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Tuckett Coat of Arms / Tuckett Family Crest

Tuckett Coat of Arms / Tuckett Family Crest

This French surname of TUCKETT was a topographic name for someone who lived by a grove or thicket. The name was rendered in medieval documents in the Old French TOUCHE. The name has many variant spellings which include LATOUCHE, LETOUCHE, TOUCHET and TOUCHON. During the 17th century surnames were brought to Britain, North America and southern Africa by French Huguenot exiles. The Huguenots were French Protestants, and in 1572 large numbers of them were massacred in Paris on the orders of Queen Catherine de'Medici. Many of the survivors sought refuge in England and elsewhere. Although the Edict of Nantes (1598) officially guaranteed religious toleration, persecution continued, and the Edict was revoked by Louis XIV in 1685. It was then the trickle of emigration became a flood. Many migrated to England, while others joined groups of Dutch Protestants settling around the Cape of Good Hope. Others sailed across the Atlantic to establish themselves in North America. Early records of the name in England mention Gilbert TOWCHIN, who was documented in the year 1275 in County Lancashire and Alicia la TOUCHE was recorded in County Surrey in the year of 1275. Nicholas le TOUCHE was recorded in Kent in 1275. Edward TOCHET of Yorkshhire, was listed in the Yorkshire Poll Tax of 1379. Many factors contributed to the establishment of a surname system. For generations after the Norman Conquest of 1066 a very few dynasts and magnates passed on hereditary surnames, but most of the population, with a wide choice of first-names out of Celtic, Old English, Norman and Latin, avoided ambiguity without the need for a second name. As society became more stabilized, there was property to leave in wills, the towns and villages grew and the labels that had served to distinguish a handful of folk in a friendly village were not adequate for a teeming slum where perhaps most of the householders were engaged in the same monotonous trade, so not even their occupations could distinguish them, and some first names were gaining a tiresome popularity, especially Thomas after 1170. The hereditary principle in surnames gained currency first in the South, and the poorer folk were slower to apply it. By the 14th century however, most of the population had acquired a second name.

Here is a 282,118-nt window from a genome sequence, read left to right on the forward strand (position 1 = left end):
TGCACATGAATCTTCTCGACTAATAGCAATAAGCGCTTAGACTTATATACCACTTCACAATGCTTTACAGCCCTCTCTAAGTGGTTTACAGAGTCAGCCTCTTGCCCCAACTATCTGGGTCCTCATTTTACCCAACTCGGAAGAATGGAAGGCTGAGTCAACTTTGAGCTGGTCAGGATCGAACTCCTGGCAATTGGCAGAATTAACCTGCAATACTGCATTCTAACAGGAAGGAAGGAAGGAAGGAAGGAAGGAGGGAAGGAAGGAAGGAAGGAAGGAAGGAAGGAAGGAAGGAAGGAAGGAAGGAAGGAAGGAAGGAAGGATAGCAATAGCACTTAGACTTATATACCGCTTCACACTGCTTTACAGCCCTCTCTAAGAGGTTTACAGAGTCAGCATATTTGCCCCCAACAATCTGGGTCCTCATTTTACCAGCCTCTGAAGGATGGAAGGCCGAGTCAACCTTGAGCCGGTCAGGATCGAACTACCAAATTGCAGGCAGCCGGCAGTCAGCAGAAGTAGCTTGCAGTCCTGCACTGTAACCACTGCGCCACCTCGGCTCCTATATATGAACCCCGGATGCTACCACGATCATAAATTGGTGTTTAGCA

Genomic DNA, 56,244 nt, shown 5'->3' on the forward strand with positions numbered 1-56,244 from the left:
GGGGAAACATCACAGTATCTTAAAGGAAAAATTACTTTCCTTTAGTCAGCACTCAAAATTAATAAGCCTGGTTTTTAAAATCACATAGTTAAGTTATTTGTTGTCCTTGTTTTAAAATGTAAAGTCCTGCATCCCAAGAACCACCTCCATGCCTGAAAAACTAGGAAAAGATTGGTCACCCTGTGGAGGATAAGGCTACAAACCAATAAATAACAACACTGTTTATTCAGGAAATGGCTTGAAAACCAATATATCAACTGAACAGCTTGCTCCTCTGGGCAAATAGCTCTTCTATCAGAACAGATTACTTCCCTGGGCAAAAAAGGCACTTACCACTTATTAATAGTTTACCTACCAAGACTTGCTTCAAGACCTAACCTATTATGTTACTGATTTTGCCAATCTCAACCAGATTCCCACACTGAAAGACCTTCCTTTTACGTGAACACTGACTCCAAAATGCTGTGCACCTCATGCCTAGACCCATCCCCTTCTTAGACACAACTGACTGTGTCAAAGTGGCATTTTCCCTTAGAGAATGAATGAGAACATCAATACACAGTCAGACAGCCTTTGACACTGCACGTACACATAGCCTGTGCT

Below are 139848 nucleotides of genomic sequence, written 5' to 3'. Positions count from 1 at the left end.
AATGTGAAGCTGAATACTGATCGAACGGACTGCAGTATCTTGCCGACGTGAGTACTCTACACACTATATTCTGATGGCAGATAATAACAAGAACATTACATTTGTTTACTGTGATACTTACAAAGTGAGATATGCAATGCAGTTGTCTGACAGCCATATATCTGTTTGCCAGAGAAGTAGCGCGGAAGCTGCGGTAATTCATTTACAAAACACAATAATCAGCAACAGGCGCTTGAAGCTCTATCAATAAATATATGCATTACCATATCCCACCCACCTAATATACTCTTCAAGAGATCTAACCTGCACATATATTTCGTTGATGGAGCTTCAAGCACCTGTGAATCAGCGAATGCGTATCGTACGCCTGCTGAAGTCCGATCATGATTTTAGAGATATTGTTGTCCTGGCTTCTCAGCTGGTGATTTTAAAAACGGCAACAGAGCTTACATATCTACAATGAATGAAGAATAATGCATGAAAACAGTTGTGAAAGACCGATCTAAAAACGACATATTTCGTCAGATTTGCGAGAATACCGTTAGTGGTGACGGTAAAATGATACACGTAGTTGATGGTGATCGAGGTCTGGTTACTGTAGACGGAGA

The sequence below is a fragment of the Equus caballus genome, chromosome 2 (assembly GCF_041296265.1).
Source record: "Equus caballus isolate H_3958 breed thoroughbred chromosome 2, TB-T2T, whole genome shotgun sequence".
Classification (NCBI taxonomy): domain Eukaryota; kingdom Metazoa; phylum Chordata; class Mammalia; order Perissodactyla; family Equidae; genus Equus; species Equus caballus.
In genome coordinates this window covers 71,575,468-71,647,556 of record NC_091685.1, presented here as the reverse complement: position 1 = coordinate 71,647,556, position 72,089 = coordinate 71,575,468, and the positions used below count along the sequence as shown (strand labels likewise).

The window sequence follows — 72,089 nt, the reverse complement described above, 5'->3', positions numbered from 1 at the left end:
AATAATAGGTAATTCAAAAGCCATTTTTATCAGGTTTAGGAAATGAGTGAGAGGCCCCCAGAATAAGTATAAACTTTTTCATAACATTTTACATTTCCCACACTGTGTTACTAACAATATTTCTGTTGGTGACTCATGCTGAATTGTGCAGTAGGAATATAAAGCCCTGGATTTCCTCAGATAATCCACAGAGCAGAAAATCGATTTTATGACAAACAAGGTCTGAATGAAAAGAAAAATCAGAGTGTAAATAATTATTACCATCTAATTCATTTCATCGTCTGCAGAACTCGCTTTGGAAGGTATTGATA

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Last Updated: Dec. 1st, 2021

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